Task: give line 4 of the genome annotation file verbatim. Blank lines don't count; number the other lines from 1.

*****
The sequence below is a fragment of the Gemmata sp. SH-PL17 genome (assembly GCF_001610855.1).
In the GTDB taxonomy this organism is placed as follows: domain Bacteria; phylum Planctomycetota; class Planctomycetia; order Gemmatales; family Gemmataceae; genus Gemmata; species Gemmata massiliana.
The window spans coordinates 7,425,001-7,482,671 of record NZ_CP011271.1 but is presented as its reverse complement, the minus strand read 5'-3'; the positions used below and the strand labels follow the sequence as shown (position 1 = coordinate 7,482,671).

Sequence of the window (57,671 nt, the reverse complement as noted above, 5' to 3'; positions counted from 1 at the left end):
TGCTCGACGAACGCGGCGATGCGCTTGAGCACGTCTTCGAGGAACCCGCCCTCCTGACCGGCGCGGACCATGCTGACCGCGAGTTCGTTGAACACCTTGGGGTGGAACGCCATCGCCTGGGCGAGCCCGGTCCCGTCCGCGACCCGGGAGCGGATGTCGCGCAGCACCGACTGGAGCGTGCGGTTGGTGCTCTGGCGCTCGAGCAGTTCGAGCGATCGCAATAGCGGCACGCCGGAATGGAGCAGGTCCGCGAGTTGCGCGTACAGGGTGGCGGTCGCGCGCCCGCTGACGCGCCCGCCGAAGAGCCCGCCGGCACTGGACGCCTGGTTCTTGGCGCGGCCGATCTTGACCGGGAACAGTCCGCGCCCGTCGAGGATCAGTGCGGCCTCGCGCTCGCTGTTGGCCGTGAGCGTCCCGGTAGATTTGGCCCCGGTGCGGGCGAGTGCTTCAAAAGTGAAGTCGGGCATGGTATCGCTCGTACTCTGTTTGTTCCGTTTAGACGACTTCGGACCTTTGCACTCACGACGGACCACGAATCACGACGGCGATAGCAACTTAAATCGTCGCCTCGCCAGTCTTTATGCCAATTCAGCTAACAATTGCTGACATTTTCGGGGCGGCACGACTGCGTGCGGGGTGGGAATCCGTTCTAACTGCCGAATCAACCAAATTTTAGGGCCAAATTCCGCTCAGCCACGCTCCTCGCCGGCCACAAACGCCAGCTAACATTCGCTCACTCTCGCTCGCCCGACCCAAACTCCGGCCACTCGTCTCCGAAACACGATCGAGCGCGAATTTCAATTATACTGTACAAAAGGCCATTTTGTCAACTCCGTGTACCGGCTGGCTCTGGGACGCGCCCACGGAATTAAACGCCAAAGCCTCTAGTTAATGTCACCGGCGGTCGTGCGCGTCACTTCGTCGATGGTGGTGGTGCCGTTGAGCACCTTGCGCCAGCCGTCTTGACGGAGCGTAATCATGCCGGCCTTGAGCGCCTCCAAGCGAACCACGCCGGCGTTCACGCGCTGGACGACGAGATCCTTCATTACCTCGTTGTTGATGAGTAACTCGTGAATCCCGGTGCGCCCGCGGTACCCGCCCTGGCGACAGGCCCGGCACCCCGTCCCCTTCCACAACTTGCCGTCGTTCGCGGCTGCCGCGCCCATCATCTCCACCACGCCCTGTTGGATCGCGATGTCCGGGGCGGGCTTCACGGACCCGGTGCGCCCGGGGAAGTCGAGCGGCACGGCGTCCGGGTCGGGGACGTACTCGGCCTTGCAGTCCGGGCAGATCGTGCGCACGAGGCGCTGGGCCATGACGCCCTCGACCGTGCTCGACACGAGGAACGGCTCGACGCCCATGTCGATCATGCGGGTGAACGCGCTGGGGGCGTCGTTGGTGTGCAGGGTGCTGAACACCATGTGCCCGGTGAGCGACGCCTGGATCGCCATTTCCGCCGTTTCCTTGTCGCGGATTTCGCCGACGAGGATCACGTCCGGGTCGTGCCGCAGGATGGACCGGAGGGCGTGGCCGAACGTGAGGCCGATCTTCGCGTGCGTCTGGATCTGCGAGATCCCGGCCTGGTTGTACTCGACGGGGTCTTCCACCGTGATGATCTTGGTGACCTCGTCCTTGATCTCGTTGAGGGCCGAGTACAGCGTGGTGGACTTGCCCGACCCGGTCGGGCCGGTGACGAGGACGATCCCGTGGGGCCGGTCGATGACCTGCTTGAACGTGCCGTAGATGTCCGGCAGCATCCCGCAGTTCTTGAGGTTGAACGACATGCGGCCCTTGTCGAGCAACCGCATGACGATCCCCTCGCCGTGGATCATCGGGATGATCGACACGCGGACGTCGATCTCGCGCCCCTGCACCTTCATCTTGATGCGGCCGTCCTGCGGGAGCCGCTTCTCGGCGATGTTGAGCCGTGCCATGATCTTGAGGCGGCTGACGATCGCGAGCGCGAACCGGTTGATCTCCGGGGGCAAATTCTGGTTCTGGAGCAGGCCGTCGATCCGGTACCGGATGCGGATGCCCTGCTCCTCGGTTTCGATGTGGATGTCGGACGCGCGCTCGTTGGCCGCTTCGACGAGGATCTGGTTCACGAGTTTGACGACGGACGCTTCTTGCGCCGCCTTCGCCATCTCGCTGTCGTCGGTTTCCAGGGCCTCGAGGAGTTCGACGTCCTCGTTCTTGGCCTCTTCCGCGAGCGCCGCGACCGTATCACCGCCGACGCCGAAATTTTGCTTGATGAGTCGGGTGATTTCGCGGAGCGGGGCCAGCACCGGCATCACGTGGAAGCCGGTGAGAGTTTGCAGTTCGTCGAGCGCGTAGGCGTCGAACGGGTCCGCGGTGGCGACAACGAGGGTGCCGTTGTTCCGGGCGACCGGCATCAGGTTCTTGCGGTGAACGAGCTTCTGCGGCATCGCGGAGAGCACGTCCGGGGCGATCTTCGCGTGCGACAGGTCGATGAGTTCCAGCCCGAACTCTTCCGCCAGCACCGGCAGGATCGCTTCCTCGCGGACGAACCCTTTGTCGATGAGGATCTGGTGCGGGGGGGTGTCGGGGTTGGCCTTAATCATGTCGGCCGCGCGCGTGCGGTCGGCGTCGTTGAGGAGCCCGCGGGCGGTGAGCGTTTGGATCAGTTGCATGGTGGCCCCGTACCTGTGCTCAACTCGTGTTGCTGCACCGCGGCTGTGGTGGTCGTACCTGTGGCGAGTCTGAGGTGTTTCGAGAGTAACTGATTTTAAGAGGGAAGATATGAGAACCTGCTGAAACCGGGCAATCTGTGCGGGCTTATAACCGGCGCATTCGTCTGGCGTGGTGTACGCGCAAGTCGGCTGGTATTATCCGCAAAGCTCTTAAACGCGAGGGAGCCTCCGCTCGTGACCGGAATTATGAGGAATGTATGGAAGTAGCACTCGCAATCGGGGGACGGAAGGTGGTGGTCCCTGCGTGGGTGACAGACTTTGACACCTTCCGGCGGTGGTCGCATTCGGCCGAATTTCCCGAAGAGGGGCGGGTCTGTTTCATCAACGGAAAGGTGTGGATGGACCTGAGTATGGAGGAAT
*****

Sequence of the window (57,671 nt, the reverse complement as noted above, 5' to 3'; positions counted from 1 at the left end):